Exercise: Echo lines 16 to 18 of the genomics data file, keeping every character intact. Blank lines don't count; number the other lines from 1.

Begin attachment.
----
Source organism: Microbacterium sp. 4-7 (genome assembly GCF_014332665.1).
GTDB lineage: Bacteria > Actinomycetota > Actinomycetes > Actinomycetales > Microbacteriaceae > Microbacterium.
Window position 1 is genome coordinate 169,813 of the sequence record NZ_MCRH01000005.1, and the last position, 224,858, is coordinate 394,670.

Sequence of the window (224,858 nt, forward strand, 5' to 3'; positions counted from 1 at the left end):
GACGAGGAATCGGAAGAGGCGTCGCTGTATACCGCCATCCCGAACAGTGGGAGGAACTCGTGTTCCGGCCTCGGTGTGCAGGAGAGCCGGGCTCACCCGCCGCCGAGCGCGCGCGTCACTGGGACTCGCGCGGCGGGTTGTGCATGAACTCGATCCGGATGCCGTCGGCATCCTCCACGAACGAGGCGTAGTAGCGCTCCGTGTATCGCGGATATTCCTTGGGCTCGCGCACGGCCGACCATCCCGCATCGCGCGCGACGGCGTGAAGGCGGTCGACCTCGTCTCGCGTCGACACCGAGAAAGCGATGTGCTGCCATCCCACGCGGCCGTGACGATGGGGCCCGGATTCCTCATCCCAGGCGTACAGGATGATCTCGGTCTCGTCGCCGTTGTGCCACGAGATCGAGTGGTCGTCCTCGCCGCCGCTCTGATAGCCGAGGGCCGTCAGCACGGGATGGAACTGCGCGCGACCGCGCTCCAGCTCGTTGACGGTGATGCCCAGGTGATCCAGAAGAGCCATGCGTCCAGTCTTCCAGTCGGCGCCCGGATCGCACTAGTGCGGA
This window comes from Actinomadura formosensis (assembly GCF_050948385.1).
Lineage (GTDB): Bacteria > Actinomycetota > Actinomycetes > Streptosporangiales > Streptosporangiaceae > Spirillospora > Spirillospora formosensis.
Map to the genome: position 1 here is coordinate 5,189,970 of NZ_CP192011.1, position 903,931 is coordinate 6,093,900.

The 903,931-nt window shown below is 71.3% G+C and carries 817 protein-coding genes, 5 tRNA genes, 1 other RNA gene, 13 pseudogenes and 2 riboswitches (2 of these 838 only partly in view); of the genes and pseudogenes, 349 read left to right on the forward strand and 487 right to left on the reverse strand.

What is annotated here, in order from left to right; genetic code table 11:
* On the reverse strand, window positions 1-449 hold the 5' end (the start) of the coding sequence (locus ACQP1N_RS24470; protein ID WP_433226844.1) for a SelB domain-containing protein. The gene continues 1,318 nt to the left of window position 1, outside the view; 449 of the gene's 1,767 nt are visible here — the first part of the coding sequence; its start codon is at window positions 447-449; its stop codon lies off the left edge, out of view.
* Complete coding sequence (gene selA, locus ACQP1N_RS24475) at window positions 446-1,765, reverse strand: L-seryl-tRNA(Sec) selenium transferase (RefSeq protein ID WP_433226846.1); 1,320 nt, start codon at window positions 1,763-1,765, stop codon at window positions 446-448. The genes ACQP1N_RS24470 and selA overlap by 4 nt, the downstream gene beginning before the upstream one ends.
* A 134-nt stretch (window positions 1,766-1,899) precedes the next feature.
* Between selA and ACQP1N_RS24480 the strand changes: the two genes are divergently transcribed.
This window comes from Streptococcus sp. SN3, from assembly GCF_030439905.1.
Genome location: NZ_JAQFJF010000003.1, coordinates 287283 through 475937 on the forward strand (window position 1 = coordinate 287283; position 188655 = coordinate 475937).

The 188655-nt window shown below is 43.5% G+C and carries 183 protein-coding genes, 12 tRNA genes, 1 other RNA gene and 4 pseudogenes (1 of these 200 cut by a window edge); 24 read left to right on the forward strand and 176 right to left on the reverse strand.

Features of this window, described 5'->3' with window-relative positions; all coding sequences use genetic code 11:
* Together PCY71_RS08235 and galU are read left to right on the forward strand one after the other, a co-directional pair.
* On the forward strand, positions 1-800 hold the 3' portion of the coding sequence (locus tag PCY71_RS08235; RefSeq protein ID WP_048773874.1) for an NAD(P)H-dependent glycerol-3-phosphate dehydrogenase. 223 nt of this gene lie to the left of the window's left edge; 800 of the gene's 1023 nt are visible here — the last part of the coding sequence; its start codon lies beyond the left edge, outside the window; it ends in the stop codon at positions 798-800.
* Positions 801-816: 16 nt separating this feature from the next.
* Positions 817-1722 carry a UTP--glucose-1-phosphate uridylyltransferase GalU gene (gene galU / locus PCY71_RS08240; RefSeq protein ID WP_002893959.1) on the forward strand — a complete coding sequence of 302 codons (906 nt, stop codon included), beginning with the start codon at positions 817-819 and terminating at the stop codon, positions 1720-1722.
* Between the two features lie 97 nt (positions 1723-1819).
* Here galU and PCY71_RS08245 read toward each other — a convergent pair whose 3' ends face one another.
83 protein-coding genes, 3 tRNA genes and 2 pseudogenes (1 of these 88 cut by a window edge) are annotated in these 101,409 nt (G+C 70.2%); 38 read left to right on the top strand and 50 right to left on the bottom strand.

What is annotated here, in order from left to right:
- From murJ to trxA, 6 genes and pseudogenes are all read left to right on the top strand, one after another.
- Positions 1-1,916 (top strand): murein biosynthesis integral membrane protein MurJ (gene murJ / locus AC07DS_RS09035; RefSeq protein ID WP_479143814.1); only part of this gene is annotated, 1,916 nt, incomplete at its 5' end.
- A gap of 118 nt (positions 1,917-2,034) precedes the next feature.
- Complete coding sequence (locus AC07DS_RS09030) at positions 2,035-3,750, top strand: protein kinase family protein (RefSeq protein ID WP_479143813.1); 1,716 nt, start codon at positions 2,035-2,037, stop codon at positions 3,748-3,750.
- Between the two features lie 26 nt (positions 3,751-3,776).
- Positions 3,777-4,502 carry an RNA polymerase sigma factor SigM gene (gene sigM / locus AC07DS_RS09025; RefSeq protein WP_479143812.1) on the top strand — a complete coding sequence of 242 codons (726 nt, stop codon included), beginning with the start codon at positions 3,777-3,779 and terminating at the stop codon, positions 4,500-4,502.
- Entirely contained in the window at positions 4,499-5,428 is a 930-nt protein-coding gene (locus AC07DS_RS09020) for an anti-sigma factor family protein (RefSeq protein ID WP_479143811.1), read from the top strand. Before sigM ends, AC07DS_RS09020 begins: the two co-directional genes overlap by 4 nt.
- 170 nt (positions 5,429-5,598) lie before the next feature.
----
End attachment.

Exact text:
Genome location: NZ_JAQFJF010000003.1, coordinates 287283 through 475937 on the forward strand (window position 1 = coordinate 287283; position 188655 = coordinate 475937).

The 188655-nt window shown below is 43.5% G+C and carries 183 protein-coding genes, 12 tRNA genes, 1 other RNA gene and 4 pseudogenes (1 of these 200 cut by a window edge); 24 read left to right on the forward strand and 176 right to left on the reverse strand.

Features of this window, described 5'->3' with window-relative positions; all coding sequences use genetic code 11: